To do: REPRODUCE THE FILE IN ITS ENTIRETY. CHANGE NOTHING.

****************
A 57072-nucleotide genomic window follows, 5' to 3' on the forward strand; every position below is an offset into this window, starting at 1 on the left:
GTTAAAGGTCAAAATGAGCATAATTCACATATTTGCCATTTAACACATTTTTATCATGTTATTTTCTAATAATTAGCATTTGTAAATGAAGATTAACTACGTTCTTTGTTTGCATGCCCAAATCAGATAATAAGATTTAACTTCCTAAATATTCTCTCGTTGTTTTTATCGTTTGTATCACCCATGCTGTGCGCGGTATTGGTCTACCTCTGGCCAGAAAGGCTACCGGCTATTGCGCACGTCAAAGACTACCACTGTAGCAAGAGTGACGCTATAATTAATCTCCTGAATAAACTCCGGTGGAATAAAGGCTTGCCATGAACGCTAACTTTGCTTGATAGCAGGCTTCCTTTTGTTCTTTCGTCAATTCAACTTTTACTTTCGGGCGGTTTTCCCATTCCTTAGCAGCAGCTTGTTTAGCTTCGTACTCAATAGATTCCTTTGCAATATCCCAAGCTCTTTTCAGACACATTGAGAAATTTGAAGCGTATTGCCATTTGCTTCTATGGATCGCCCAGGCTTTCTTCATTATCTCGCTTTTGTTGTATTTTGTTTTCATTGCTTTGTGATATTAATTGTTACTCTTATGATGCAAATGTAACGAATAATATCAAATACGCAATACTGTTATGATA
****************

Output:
A 57072-nucleotide genomic window follows, 5' to 3' on the forward strand; every position below is an offset into this window, starting at 1 on the left:
GTTAAAGGTCAAAATGAGCATAATTCACATATTTGCCATTTAACACATTTTTATCATGTTATTTTCTAATAATTAGCATTTGTAAATGAAGATTAACTACGTTCTTTGTTTGCATGCCCAAATCAGATAATAAGATTTAACTTCCTAAATATTCTCTCGTTGTTTTTATCGTTTGTATCACCCATGCTGTGCGCGGTATTGGTCTACCTCTGGCCAGAAAGGCTACCGGCTATTGCGCACGTCAAAGACTACCACTGTAGCAAGAGTGACGCTATAATTAATCTCCTGAATAAACTCCGGTGGAATAAAGGCTTGCCATGAACGCTAACTTTGCTTGATAGCAGGCTTCCTTTTGTTCTTTCGTCAATTCAACTTTTACTTTCGGGCGGTTTTCCCATTCCTTAGCAGCAGCTTGTTTAGCTTCGTACTCAATAGATTCCTTTGCAATATCCCAAGCTCTTTTCAGACACATTGAGAAATTTGAAGCGTATTGCCATTTGCTTCTATGGATCGCCCAGGCTTTCTTCATTATCTCGCTTTTGTTGTATTTTGTTTTCATTGCTTTGTGATATTAATTGTTACTCTTATGATGCAAATGTAACGAATAATATCAAATACGCAATACTGTTATGATA